The L&L Tavern sits on North Clark, about half a mile south of Wrigley Field. The owner’s a bit of a celebrity and, should he deem you worthy of service, can set you up with your favorite liquor and/or Stroh’s, PBR or Blatz. Or, of course, an Old Style.
It’s rumored that both John Wayne Gacy and Jeffrey Dahmer frequented the L & L back in the day, separated by many years. And, should you find yourself inside, it’s easy to believe. They’ve done nothing at all to spruce the place up since it opened in the 50s. Though they do have one hell of a jukebox.
On one of many occasions I stopped in with a classmate from Second City, it was snowing Hollywood style. Massive flakes coming down in buckets, a calm, almost comforting snow. The silence was deafening. As my classmate and I stepped outside to have a smoke, we were approached by a slight man. He was dark with a beautiful, bright smile – as wide as the nearby lake.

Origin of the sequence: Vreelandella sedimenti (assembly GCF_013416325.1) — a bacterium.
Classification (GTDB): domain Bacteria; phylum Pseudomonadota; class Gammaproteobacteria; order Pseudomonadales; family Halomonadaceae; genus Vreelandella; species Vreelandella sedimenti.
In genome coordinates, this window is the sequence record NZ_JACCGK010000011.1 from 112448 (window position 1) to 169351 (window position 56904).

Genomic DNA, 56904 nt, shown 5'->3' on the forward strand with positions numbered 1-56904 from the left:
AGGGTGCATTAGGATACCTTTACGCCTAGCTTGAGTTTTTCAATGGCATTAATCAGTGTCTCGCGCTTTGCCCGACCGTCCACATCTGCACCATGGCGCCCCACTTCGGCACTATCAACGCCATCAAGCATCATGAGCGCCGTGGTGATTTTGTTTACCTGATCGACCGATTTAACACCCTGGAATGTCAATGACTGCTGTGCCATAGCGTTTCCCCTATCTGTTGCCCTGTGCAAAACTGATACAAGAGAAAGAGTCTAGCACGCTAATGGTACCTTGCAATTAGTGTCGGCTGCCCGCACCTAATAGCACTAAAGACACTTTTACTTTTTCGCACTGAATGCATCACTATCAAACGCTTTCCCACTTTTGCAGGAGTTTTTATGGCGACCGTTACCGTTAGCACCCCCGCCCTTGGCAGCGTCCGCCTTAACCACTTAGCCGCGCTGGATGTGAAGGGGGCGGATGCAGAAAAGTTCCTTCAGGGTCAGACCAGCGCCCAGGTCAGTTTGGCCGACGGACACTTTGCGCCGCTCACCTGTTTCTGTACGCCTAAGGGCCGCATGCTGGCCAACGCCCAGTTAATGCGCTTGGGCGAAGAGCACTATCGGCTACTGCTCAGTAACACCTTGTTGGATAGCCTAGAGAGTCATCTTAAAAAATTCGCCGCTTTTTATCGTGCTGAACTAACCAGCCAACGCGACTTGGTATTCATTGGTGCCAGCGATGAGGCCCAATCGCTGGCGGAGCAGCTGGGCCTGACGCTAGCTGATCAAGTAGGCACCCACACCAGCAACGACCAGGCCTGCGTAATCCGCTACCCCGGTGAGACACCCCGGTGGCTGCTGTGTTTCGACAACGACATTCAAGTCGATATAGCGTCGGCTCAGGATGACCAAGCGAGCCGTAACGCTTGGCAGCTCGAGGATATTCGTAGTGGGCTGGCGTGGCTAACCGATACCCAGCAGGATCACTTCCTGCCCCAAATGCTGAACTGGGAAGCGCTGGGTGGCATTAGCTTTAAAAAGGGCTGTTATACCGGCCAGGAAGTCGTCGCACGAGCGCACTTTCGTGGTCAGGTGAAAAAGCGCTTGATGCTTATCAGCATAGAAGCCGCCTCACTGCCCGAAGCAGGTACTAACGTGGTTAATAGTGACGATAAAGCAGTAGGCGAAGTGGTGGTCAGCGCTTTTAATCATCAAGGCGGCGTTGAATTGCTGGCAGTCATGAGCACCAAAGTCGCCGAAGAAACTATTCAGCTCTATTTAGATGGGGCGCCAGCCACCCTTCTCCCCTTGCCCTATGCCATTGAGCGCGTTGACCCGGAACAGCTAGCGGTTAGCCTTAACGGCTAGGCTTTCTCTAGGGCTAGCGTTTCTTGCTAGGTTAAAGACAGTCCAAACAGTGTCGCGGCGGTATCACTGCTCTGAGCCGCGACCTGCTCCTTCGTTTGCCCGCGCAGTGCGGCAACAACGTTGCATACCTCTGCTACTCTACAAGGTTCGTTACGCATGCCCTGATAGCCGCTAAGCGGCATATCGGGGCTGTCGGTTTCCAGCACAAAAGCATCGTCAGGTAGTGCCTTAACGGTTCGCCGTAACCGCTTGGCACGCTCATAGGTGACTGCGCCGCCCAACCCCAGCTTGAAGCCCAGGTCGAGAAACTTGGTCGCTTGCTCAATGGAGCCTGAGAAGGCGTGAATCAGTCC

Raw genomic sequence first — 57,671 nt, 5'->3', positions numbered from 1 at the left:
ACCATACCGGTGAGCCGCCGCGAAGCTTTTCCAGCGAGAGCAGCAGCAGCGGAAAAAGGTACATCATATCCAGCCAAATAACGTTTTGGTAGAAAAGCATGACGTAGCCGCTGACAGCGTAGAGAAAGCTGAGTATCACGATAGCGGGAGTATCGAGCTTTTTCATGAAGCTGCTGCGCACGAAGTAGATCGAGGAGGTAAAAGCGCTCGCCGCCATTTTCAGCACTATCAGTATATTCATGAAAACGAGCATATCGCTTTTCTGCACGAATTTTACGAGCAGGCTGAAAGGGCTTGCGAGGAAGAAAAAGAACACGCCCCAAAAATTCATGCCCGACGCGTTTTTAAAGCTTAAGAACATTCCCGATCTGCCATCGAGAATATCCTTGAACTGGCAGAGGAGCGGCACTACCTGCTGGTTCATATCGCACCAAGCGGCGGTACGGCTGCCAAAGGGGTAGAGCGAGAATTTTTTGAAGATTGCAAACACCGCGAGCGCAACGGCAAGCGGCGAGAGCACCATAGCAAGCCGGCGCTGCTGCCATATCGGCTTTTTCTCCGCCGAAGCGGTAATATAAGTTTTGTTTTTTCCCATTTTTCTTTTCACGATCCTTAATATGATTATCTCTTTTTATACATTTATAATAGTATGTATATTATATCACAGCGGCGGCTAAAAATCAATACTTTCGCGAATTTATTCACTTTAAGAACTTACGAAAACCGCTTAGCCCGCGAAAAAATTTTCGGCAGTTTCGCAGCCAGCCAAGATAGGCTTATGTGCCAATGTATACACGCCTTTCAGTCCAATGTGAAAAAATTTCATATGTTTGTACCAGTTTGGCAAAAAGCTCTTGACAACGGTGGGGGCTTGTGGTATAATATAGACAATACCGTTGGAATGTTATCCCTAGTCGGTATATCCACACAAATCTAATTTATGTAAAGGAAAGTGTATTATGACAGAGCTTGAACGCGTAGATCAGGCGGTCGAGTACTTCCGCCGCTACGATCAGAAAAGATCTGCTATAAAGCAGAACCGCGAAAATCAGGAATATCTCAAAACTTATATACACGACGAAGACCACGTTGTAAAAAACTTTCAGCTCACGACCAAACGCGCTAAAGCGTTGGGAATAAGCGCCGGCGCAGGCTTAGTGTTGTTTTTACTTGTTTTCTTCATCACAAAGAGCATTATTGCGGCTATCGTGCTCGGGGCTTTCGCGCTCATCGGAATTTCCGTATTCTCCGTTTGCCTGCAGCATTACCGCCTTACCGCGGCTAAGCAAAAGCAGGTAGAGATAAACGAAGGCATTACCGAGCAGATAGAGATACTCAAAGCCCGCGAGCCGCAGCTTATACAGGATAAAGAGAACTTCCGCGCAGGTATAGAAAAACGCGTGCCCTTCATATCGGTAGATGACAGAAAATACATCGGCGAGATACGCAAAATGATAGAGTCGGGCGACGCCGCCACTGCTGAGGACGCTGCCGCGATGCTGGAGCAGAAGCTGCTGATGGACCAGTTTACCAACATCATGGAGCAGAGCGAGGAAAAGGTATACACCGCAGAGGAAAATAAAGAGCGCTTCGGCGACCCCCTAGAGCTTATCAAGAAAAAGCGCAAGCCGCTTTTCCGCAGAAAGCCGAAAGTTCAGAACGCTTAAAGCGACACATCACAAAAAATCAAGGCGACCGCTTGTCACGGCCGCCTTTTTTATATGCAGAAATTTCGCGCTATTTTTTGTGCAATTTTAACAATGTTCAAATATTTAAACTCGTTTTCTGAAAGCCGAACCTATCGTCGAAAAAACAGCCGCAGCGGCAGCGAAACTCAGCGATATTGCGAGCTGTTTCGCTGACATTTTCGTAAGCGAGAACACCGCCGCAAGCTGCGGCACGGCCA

There was nothing threatening about him, in fact, he exuded a tenderness. His name, he told us, was Jean-Pierre and he’d been in Chicago for three years having landed there from Haiti. We gave him a cigarette, he’d very politely asked for – and he, in turn, offered us some of his Southern Comfort. Why not?
We were enjoying Jean-Pierre very much. He was completely lucid, well spoken, fluent in English and French and didn’t mind the streets, he said. “Chicago has been good to me,” he said, smiling – even during what had been the worst winter there in 70 years.
By the time our cigarettes were getting to their butts, he started singing. Beautifully.
I knew the song, and when he nodded, I joined in. When we finished, Jean-Pierre cupped his left ear to get the note right and started again, motioning for us to pick up the harmony. We looked with surprise at one another, not only did we all know the song, damn it, we sounded good.
One more cigarette? One more pass of the Southern Comfort? One more round of Glen Campbell’s “Wichita Lineman?” Hell yes. He wandered away with an even bigger smile and we thanked Jean-Pierre for making a cold night warm.